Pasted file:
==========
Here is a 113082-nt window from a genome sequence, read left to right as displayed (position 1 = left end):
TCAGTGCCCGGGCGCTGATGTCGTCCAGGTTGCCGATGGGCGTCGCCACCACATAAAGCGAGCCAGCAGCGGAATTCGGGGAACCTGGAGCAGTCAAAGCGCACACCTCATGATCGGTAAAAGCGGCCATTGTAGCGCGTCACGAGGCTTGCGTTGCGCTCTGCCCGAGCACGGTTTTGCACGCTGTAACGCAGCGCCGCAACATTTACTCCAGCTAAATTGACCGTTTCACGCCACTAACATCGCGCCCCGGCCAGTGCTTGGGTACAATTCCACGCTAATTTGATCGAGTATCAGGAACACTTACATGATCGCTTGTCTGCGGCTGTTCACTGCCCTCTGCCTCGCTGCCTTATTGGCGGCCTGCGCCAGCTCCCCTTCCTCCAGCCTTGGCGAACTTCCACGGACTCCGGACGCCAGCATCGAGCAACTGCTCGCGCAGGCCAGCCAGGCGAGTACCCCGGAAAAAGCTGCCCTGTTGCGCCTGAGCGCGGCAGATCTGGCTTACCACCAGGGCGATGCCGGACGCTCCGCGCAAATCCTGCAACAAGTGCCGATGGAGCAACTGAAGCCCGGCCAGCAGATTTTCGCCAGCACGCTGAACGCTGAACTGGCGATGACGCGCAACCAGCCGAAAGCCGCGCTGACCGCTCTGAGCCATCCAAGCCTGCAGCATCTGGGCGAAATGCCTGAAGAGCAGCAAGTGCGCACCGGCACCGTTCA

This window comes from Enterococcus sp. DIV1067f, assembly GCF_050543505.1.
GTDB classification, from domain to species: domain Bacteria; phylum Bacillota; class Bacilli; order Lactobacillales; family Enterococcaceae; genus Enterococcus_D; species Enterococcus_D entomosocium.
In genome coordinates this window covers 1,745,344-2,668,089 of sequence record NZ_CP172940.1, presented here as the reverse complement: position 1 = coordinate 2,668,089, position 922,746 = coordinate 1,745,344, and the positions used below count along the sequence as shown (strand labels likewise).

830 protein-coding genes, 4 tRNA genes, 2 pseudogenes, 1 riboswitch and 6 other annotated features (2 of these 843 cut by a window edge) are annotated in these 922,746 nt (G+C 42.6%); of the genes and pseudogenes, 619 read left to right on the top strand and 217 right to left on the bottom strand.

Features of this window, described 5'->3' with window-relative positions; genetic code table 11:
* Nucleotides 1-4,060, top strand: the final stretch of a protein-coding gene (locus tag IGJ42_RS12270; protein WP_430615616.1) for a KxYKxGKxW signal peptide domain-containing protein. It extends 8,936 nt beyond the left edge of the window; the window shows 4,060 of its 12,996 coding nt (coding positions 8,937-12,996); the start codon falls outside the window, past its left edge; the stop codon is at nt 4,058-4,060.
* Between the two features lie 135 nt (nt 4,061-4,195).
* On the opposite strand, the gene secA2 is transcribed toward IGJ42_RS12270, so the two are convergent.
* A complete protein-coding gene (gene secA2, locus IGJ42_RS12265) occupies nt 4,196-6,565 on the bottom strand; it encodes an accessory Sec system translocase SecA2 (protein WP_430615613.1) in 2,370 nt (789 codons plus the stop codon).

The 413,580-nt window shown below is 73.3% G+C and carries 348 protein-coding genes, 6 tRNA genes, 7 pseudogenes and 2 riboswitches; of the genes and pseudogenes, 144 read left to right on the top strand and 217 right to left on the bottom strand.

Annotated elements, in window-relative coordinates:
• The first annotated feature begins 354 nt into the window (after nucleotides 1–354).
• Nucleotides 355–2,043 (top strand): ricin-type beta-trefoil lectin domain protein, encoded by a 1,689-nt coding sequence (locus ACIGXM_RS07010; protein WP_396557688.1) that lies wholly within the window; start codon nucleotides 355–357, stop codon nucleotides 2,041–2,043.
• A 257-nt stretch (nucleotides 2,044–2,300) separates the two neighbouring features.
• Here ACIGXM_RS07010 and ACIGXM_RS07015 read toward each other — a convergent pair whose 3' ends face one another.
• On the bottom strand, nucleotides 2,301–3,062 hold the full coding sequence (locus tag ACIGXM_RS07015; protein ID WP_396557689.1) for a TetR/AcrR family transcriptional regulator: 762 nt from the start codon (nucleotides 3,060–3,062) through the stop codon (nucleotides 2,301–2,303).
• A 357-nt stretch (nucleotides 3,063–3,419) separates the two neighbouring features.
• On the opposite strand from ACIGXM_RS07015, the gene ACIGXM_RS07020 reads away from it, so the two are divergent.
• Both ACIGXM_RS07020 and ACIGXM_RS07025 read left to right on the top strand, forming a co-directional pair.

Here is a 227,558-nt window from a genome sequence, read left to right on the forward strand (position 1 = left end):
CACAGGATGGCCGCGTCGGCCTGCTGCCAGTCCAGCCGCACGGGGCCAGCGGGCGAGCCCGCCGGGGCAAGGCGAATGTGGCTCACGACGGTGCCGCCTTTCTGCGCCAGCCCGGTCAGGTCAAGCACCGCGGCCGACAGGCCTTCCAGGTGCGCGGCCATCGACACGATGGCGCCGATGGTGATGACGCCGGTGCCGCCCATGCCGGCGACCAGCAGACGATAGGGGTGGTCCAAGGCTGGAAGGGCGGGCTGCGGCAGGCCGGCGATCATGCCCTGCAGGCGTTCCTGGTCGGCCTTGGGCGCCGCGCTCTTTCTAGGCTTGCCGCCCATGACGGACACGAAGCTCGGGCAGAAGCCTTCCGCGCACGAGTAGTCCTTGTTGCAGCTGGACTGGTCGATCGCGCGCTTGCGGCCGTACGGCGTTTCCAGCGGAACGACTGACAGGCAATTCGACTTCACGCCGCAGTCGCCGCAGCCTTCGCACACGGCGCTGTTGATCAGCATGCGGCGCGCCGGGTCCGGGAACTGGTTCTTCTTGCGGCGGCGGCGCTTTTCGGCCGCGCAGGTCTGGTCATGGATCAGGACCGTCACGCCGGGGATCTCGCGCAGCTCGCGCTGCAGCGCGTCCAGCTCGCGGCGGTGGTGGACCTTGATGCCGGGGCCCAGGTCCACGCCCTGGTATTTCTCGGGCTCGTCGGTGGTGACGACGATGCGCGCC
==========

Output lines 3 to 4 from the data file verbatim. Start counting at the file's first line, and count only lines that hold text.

This window comes from Enterococcus sp. DIV1067f, assembly GCF_050543505.1.
GTDB classification, from domain to species: domain Bacteria; phylum Bacillota; class Bacilli; order Lactobacillales; family Enterococcaceae; genus Enterococcus_D; species Enterococcus_D entomosocium.